re: Clean, DRY, SOLID Spaghetti VIEW POST



Sometimes is better get the best parts of all worlds based on your experience, your team, your judgment.... not be a FANATIC.

The real world isn't in the books, blogs or podcasts, but their have a good tips(guides, etc) from another experienced devs where in their time they had the same problems or doubts than you, good information for you that will help how to clear up doubts and solve the current problem.

When you get more experienced you would note the problems of follow a rule or maybe you would say that the rule is really good ! But the wise words from @bosepchuk are very real:

I can't think of a programming principle, technique, or "rule" that is free. Everything has a cost.

I don't hate any rule, technique or principle, is good information and why hate that ? Differents points of view and opinions are so good !

I'm trying to get more experience and train my judgment to do the correct math.

Thanks for sharing this!

Sorry if my opinion have errors, my english sometimes is so bad.


Absolutely! There are so many amazing principles, techniques, and methodologies out there that we can learn from, but we must use them to, as you said, "train [your] judgment".

I'm currently studying Effective Project Management by Robert K. Wysocki, and (unsurprisingly), he makes much the same point in there about project management.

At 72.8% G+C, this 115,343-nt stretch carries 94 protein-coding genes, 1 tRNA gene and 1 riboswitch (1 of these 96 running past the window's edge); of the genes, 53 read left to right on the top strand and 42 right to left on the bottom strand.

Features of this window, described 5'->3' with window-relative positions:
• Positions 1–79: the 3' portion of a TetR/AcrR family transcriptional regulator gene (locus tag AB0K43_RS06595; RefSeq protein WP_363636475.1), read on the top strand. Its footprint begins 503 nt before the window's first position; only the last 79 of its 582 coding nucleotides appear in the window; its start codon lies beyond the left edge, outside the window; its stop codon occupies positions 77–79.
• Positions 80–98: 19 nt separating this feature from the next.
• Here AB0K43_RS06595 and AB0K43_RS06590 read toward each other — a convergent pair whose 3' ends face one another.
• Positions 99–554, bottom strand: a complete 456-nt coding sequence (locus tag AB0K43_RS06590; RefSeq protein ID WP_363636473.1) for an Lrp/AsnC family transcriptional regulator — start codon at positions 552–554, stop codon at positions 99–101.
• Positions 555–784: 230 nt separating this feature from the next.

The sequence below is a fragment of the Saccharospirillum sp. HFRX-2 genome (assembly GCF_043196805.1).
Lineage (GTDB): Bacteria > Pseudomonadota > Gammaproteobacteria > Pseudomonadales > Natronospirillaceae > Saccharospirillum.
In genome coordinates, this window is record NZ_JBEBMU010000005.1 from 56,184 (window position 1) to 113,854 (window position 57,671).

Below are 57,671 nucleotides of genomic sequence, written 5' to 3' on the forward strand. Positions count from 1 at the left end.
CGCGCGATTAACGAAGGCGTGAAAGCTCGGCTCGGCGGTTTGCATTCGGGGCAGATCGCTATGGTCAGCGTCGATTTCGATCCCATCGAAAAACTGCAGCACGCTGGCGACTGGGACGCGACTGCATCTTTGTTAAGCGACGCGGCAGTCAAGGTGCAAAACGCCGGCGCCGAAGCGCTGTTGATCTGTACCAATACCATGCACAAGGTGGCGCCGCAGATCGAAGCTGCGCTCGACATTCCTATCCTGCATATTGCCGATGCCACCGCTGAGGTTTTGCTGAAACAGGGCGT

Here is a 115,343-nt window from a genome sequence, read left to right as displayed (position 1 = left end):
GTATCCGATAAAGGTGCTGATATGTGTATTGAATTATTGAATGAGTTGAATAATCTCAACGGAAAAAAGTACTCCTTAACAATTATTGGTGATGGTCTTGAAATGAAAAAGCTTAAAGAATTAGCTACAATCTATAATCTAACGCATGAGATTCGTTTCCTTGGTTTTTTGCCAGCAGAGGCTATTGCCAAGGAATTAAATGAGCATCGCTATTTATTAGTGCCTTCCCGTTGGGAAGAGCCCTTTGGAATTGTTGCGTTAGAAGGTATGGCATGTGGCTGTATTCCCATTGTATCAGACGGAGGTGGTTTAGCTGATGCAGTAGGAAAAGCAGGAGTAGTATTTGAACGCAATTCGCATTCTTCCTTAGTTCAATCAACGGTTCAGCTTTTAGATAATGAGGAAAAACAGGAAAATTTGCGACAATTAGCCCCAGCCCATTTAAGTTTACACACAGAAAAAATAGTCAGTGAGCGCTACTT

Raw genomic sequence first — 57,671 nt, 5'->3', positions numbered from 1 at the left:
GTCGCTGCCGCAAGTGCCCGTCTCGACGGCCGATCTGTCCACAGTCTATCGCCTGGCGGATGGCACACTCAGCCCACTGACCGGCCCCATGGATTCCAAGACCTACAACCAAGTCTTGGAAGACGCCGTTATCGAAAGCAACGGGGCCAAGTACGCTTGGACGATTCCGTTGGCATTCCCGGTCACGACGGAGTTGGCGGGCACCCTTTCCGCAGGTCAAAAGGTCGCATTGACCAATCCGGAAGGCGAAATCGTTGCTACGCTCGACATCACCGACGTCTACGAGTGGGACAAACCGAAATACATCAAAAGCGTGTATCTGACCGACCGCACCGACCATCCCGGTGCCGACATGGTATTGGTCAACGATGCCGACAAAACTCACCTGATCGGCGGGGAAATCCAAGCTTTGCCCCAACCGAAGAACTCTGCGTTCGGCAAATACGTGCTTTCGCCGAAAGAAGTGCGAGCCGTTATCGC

Projects are unique, and each one is different from all others that have preceded it. That uniqueness requires a unique approach that continually adapts as new characteristics of the project emerge.


Of course !

I think this cover many subjects and areas, not all obviously, for example:

  • Repairman -> Need to see the correct problem to apply the correct solution, if in the past he had the same trouble he could try to do the same, but sometimes the problem are not exactly equal, so.....

  • Lawyer -> He needs make the correct defense to him client, based explictly in client's case and another relevant information, so...

  • Doctor -> After read a lots of books (in university), he still need the correct evaluation from their pacient, so...

But all of this examples have another important thing in common: Everything has a cost.

I don't know if I strayed from the subject but this is my analogy.

Hey, it's a valid point. I've met doctors and lawyers who applied principles without doing any of their own observation or evaluation, and the results were always disastrous.

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